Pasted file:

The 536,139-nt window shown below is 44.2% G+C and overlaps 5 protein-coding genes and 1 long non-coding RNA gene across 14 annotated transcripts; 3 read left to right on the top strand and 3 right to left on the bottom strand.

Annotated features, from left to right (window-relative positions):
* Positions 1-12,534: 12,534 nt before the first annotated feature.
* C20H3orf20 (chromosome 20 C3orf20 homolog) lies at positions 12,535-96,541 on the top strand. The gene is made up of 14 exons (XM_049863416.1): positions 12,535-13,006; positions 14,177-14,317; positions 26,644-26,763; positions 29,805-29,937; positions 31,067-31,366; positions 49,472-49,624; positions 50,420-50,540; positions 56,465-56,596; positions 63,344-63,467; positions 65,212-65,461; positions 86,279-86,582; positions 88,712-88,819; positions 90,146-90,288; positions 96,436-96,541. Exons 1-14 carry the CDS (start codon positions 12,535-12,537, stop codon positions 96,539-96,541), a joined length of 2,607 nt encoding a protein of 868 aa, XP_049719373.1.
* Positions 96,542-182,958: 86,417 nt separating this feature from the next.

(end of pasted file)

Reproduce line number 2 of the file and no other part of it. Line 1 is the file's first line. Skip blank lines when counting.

Annotated features, from left to right (window-relative positions):